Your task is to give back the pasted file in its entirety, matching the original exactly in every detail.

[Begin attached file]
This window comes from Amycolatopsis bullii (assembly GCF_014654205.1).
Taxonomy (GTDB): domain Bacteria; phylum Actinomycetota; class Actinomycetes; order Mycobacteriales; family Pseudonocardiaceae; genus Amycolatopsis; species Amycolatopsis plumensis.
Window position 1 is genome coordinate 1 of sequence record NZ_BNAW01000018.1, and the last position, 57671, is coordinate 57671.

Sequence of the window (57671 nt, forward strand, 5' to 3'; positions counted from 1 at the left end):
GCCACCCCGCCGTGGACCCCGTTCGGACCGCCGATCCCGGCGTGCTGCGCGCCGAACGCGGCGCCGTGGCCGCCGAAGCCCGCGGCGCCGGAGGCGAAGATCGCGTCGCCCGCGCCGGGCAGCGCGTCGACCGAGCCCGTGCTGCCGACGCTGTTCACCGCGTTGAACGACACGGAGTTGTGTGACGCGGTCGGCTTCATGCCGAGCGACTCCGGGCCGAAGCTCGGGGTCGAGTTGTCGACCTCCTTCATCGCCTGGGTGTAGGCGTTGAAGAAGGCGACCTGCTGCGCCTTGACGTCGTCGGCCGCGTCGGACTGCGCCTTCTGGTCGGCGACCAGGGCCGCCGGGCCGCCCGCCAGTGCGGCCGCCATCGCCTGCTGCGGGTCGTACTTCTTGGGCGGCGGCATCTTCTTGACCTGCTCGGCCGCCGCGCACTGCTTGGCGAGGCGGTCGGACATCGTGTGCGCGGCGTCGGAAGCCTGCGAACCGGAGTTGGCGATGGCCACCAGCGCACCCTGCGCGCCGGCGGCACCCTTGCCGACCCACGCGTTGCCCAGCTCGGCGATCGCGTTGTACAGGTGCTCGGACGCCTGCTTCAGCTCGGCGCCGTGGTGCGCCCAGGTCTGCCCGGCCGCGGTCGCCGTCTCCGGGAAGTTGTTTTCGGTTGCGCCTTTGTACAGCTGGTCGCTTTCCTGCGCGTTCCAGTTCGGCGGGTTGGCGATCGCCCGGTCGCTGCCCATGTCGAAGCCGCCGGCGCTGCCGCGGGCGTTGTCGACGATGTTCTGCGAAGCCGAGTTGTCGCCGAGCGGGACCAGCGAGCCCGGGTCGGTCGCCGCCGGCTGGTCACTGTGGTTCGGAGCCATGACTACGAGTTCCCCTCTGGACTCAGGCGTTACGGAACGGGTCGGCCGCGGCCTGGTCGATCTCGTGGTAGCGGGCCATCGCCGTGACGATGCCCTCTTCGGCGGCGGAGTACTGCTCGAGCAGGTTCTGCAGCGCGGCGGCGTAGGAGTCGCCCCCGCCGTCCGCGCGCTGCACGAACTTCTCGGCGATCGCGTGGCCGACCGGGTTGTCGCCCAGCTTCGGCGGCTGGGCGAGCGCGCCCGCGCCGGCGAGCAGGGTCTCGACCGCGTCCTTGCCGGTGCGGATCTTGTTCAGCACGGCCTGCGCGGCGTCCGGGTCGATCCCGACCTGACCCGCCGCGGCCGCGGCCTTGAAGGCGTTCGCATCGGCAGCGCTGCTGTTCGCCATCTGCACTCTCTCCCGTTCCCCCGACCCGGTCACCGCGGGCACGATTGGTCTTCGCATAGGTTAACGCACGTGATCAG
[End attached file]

This window comes from Amycolatopsis bullii (assembly GCF_014654205.1).
Taxonomy (GTDB): domain Bacteria; phylum Actinomycetota; class Actinomycetes; order Mycobacteriales; family Pseudonocardiaceae; genus Amycolatopsis; species Amycolatopsis plumensis.
Window position 1 is genome coordinate 1 of sequence record NZ_BNAW01000018.1, and the last position, 57671, is coordinate 57671.

Sequence of the window (57671 nt, forward strand, 5' to 3'; positions counted from 1 at the left end):
GCCACCCCGCCGTGGACCCCGTTCGGACCGCCGATCCCGGCGTGCTGCGCGCCGAACGCGGCGCCGTGGCCGCCGAAGCCCGCGGCGCCGGAGGCGAAGATCGCGTCGCCCGCGCCGGGCAGCGCGTCGACCGAGCCCGTGCTGCCGACGCTGTTCACCGCGTTGAACGACACGGAGTTGTGTGACGCGGTCGGCTTCATGCCGAGCGACTCCGGGCCGAAGCTCGGGGTCGAGTTGTCGACCTCCTTCATCGCCTGGGTGTAGGCGTTGAAGAAGGCGACCTGCTGCGCCTTGACGTCGTCGGCCGCGTCGGACTGCGCCTTCTGGTCGGCGACCAGGGCCGCCGGGCCGCCCGCCAGTGCGGCCGCCATCGCCTGCTGCGGGTCGTACTTCTTGGGCGGCGGCATCTTCTTGACCTGCTCGGCCGCCGCGCACTGCTTGGCGAGGCGGTCGGACATCGTGTGCGCGGCGTCGGAAGCCTGCGAACCGGAGTTGGCGATGGCCACCAGCGCACCCTGCGCGCCGGCGGCACCCTTGCCGACCCACGCGTTGCCCAGCTCGGCGATCGCGTTGTACAGGTGCTCGGACGCCTGCTTCAGCTCGGCGCCGTGGTGCGCCCAGGTCTGCCCGGCCGCGGTCGCCGTCTCCGGGAAGTTGTTTTCGGTTGCGCCTTTGTACAGCTGGTCGCTTTCCTGCGCGTTCCAGTTCGGCGGGTTGGCGATCGCCCGGTCGCTGCCCATGTCGAAGCCGCCGGCGCTGCCGCGGGCGTTGTCGACGATGTTCTGCGAAGCCGAGTTGTCGCCGAGCGGGACCAGCGAGCCCGGGTCGGTCGCCGCCGGCTGGTCACTGTGGTTCGGAGCCATGACTACGAGTTCCCCTCTGGACTCAGGCGTTACGGAACGGGTCGGCCGCGGCCTGGTCGATCTCGTGGTAGCGGGCCATCGCCGTGACGATGCCCTCTTCGGCGGCGGAGTACTGCTCGAGCAGGTTCTGCAGCGCGGCGGCGTAGGAGTCGCCCCCGCCGTCCGCGCGCTGCACGAACTTCTCGGCGATCGCGTGGCCGACCGGGTTGTCGCCCAGCTTCGGCGGCTGGGCGAGCGCGCCCGCGCCGGCGAGCAGGGTCTCGACCGCGTCCTTGCCGGTGCGGATCTTGTTCAGCACGGCCTGCGCGGCGTCCGGGTCGATCCCGACCTGACCCGCCGCGGCCGCGGCCTTGAAGGCGTTCGCATCGGCAGCGCTGCTGTTCGCCATCTGCACTCTCTCCCGTTCCCCCGACCCGGTCACCGCGGGCACGATTGGTCTTCGCATAGGTTAACGCACGTGATCAG